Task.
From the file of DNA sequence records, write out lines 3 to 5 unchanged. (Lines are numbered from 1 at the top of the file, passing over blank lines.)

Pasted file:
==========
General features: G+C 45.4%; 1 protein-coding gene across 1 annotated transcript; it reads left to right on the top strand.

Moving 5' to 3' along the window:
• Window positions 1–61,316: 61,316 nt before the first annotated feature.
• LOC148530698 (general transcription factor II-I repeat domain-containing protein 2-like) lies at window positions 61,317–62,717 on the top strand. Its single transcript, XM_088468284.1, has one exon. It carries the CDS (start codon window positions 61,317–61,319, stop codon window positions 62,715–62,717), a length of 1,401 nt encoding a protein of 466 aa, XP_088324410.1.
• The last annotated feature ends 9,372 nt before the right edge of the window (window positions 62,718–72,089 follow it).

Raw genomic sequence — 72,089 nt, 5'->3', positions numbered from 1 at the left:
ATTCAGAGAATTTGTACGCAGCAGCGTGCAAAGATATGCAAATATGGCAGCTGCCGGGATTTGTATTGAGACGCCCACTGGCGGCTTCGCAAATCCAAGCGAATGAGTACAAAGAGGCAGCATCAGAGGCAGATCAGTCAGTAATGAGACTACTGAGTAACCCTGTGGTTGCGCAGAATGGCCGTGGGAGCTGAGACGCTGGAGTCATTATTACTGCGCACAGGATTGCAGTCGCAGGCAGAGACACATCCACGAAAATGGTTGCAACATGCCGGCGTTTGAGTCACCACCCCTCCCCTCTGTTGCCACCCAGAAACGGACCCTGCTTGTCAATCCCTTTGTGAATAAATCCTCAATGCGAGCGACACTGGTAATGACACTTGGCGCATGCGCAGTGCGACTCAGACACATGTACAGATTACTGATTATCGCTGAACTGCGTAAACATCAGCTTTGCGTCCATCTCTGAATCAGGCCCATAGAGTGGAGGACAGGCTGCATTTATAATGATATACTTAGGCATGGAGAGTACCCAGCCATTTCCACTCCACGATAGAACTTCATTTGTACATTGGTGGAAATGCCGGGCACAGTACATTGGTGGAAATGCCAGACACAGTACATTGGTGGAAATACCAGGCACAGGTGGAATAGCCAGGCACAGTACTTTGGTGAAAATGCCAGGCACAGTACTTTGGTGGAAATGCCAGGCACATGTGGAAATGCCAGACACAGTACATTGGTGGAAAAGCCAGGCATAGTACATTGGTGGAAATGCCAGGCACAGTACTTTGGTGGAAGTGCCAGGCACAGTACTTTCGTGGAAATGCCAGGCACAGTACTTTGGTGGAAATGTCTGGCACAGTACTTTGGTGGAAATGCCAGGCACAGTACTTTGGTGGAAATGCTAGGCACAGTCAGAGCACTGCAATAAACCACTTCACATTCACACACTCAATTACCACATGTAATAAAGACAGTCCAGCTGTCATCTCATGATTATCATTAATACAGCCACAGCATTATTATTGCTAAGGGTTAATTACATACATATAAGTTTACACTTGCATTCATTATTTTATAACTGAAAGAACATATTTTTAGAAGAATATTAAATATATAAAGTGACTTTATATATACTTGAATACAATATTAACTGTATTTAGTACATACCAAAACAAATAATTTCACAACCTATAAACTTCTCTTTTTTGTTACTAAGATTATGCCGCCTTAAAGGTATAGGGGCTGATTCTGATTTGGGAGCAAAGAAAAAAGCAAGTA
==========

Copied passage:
• Window positions 1–61,316: 61,316 nt before the first annotated feature.
• LOC148530698 (general transcription factor II-I repeat domain-containing protein 2-like) lies at window positions 61,317–62,717 on the top strand. Its single transcript, XM_088468284.1, has one exon. It carries the CDS (start codon window positions 61,317–61,319, stop codon window positions 62,715–62,717), a length of 1,401 nt encoding a protein of 466 aa, XP_088324410.1.
• The last annotated feature ends 9,372 nt before the right edge of the window (window positions 62,718–72,089 follow it).